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Harder, Better, Faster, Stronger

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“What’s the worst thing Chloe’s ever eaten?” my 12-year-old stepson, Milton, asks.

I look over at my tabby cat—the closest thing to a child I’d had prior to acquiring step kids—and recall the empty plastic grocery bag she once donned as a cape, then tried to chomp her way out of.

The next time I lace up my track shoes, Jorge delights me by asking if he can join me. He’s fresh out of after-school basketball practice, but, like his father, he nearly always chooses motion over sitting still.

Then last year, the universe bestowed upon me partial responsibility for three more creatures. Learning to co-parent small humans has filled my life with gifts—acrostic poems, the sort of raucous family game nights I (as an only child) had always dreamt of and a continual barrage of superlative questions:

What’s your least favorite food?

Oysters.

What’s the most expensive thing you’ve ever bought?

Me: “My car.” Them: “Besides that.”

What’s the craziest thing you’ve
ever done?

(No comment.)

Michelle, who’s 10, asks, “What are your three favorite smells?” 

I first turn the question back to her. All three kids have the same answer: “Gasoline. New shoes. Rubber.”

“Maybe farts, too,” one of the boys adds.

I go with campfires, Nag Champa incense and rosemary. It’s only later that I realize the answers are really about nostalgia. (Campfires: childhood trips to Colorado. Nag Champa: the incense my mom burned when we read books together. Rosemary: bread baking in my college dining co-op.) After all, our olfactory sensors are part of our limbic system, which regulates emotion.

“What’s the most pain you’ve ever felt?” 14-year-old Jorge asks.

“When she ran Fat Dog 120,” says my husband, George, who’d paced me.

My memory of that suffer fest has already faded. I think, instead, of more recent torment—track workouts, each 400-meter repeat a baseball bat to my spirit. Yet, collectively, they’d culminated in something approaching bliss.

The next time I lace up my track shoes, Jorge delights me by asking if he can join me. He’s fresh out of after-school basketball practice, but, like his father, he nearly always chooses motion over sitting still.

On our drive to the track, conversation revolves around: the most hours we’ve ever stayed awake, the coolest thing we’ve ever witnessed, the worst grade we’ve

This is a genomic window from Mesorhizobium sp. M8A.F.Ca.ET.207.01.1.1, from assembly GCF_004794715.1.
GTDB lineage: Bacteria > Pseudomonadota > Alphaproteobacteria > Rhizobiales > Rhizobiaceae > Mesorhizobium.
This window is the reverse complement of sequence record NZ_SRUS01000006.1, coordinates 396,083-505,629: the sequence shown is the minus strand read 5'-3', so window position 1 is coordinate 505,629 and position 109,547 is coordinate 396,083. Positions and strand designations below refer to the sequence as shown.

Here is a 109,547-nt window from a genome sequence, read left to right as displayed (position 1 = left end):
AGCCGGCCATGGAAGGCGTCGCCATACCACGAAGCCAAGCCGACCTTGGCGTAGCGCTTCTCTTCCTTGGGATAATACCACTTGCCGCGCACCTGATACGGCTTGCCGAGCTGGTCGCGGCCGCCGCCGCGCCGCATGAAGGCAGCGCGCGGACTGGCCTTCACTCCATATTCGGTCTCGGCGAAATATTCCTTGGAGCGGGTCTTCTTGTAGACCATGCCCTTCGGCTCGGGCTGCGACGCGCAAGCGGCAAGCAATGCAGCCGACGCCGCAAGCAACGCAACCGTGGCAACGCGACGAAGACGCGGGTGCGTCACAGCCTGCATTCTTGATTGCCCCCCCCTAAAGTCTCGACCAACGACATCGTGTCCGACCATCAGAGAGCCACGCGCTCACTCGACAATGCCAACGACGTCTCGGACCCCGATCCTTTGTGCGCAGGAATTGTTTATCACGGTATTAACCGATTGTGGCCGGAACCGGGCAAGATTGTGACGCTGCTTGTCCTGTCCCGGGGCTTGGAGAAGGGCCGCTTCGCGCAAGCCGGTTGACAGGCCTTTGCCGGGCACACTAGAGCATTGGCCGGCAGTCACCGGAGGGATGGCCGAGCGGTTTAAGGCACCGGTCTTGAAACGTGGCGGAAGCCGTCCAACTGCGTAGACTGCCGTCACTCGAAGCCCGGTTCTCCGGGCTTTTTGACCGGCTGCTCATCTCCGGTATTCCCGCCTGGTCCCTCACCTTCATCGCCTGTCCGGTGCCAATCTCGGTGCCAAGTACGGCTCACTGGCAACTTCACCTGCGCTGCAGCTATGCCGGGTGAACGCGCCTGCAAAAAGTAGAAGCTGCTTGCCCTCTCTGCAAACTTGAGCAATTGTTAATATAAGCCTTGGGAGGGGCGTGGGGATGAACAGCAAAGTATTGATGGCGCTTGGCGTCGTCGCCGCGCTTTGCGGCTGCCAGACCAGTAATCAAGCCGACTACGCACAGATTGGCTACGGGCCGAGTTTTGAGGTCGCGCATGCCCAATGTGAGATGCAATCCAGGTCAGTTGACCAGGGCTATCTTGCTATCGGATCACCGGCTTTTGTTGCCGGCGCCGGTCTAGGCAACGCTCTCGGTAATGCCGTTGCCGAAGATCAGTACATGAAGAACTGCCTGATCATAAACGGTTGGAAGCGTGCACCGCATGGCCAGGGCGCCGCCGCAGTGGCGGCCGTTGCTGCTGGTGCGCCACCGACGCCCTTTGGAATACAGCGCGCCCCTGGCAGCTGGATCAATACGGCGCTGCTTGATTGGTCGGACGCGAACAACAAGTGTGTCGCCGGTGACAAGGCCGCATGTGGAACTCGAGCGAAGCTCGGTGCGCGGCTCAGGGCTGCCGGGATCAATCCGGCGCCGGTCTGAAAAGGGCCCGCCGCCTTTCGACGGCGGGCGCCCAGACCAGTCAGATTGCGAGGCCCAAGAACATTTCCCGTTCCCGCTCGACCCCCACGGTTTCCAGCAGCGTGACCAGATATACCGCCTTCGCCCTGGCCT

ever gotten.

Arriving, we don our headlamps (November in Seattle) and jog a few warm-up laps. Our breath swirls around us, translucent white in the moonlight as it floats up toward the pine trees surrounding the track.

Jorge asks me to time him on a 100-meter sprint. Then he offers to time my 400-meter repeats. I place my right foot behind the line, recalling my visceral hatred for middle-school track—the dread I felt at the crack of the starting gun; the searing glut of lactic acid in my legs; the fear of not being good enough. I’d quit after two years, then spent the next two decades working to kindle a genuine love for running, in all its forms. Eventually I’d grown enamored—not only with gentle miles in the woods, but also with the exhilarating grind of those runs at the edges of my physical and mental limits.

“Go!” Jorge yells.

I take off. On the second straightaway, my breath ragged and legs on fire, I hear him call out, “Fifty-six seconds, 57, 58!” I lunge across the line. Jorge falls into plodding lockstep beside me for my recovery lap.

“Nice work,” he says. “I lied, though. You weren’t actually under a minute. But I got you to push really hard, huh?”

I’m too exhausted to speak. Jorge works around it: “Just nod yes or no: Was that the hardest you’ve ever pushed?” My wheezing gasps seem to answer his question.

On my last repeat, Jorge wants to race. All the way around the track, we sprint side by side—taking turns cranking up the pace, battling for the lead. On the final straightaway, he surges. My legs can’t respond. He soars over the line a stride ahead, and we collapse onto the rubberized track. Steam rises like pillars of smoke from our shuddering bodies. Jorge is elated—alive in a way that I, at his age, never felt at the track.

The night air is crisp, fresh from recent rain. I don’t know about gasoline and farts, but maybe when he grows up, Jorge’s favorite smells will still be rubber and shoes. Pine trees and sweat, too. Maybe someday mine will be.

Maybe they already are.

Yitka Winn once got a C+ in Cultural Anthropology.